ARTEFACTS is an international network of academic and museum-based scholars
of science, technology and medicine interested in promoting the use of
objects in research. The network was established in 1996 and since then has
held annual conferences examining the role of artefacts in the making of
science and technology and related areas.

The next conference will be held in Edinburgh, Scotland, 7–9 October 2012.
The Scottish government aims to hold a referendum in the next few years on
national independence and the theme of the conference echoes this issue. It
aims to discuss the entanglement of national styles and identity and
scientific, technical and medical artefacts in a global context. Topics
could cover questions such as

- Between inventors and the nation: who makes and owns artefacts?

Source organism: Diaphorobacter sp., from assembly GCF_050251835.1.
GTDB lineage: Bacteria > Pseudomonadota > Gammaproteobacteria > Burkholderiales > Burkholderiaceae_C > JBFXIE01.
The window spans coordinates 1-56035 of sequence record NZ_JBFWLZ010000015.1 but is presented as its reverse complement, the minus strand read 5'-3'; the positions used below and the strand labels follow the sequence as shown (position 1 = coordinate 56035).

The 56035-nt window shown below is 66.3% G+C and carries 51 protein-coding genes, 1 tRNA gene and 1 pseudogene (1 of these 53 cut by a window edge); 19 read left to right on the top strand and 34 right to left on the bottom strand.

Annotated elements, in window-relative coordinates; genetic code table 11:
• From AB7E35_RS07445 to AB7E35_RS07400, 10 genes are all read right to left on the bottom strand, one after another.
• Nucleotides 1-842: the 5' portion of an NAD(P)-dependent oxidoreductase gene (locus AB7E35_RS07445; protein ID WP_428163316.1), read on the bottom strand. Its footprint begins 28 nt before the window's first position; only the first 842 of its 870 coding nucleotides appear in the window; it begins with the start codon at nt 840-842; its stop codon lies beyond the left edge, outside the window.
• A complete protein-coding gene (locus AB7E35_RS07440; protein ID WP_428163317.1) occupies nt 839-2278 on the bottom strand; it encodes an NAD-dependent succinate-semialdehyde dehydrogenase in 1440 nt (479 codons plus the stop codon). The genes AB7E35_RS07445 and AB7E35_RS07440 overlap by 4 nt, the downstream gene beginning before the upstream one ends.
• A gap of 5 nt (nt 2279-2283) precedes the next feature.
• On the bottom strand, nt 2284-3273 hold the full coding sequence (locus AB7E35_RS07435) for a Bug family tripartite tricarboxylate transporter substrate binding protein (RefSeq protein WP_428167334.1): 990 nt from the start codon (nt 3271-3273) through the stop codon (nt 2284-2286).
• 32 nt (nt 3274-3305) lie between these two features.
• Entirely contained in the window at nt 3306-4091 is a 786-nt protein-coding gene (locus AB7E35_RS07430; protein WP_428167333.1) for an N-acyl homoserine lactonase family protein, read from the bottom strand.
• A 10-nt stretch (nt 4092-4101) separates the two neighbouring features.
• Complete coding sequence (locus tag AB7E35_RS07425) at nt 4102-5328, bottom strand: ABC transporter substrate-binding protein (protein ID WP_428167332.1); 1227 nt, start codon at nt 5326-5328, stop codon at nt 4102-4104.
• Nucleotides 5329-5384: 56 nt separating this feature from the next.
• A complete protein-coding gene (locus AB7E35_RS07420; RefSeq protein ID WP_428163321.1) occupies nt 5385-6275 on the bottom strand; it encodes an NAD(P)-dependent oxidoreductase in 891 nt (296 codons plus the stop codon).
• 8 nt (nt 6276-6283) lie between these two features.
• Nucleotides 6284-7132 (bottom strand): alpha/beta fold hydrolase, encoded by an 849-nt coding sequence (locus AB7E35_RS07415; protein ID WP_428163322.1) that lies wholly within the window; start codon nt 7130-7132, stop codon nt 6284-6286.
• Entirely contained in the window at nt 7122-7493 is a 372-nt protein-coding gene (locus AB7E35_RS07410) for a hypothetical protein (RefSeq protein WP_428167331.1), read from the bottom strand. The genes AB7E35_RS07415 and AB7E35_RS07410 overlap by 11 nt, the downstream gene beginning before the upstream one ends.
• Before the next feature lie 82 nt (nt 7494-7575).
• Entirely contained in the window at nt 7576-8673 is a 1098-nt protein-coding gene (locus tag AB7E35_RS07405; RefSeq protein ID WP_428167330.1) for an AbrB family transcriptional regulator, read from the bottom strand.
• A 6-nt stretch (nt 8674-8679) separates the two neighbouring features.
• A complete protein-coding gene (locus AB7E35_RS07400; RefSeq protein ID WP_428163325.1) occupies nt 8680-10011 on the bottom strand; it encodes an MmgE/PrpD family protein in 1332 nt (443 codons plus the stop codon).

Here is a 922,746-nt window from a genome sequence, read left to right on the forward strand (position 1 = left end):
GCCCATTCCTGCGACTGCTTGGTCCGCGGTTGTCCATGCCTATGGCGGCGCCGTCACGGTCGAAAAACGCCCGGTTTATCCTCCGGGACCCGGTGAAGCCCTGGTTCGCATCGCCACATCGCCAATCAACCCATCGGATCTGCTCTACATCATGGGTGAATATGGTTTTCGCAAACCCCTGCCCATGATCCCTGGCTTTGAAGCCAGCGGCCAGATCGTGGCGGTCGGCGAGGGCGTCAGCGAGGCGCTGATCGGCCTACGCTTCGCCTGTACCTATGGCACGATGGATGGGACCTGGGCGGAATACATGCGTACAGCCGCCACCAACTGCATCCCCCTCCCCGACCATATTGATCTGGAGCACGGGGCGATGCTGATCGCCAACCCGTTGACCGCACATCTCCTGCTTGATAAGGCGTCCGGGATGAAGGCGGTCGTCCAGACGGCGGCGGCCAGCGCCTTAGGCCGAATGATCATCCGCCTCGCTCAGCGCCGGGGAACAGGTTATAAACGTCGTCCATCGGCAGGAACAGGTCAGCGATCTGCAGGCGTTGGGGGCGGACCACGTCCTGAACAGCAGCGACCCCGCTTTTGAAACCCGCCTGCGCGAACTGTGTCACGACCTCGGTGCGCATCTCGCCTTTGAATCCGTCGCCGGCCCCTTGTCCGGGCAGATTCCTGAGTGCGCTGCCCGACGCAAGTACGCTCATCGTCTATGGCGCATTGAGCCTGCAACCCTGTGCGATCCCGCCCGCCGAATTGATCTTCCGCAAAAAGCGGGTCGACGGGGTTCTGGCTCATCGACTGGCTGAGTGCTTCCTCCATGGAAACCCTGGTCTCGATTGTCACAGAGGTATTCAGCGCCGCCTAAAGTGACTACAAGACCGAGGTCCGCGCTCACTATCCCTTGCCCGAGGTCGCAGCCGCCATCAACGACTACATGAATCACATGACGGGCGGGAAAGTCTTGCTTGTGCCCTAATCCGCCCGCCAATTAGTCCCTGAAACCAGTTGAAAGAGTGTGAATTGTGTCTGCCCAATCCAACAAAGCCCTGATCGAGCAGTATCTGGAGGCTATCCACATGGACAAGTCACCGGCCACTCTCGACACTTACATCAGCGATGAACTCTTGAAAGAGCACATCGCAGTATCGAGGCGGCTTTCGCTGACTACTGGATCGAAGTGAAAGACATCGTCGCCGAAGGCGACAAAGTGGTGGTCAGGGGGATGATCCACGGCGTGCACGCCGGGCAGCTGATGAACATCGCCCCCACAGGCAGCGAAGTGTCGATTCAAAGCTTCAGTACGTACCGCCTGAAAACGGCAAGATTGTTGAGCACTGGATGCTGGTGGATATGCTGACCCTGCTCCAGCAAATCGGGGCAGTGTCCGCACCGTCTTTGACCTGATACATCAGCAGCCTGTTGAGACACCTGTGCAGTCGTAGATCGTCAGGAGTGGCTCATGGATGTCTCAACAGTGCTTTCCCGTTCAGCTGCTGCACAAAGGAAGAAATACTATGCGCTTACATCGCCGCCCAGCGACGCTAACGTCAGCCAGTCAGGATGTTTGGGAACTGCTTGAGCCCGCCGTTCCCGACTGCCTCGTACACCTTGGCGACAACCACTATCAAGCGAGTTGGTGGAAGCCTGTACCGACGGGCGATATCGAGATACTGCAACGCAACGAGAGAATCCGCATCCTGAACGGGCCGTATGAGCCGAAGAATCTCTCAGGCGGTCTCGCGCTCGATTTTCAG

- Do artefacts embody national styles or distinct communities of practice?
- Do artefacts reflect particular national attitudes on the relationship
between science and technology?
- Do artefacts act as signifiers of nationhood and how are they enlisted in
the construction of nationalist agendas?
- National, international or local: how do museums aim at audiences through
artefacts stories?

ARTEFACTS conferences are friendly and informal meetings with the character
of workshops. There is plenty of time for open discussion and networking.
Each contributor is allocated a 20 minutes slot for her or his talk plus
ample of time for questions and discussion. If you want to present a paper
please contact Klaus Staubermann at not later than
30 April 2012. Please remember that the focus of presentations should be on
artefacts. The conference will be held at the award-winning refurbished
National Museum of Scotland. For information about travel, accommodation,
and holidays in Scotland visit


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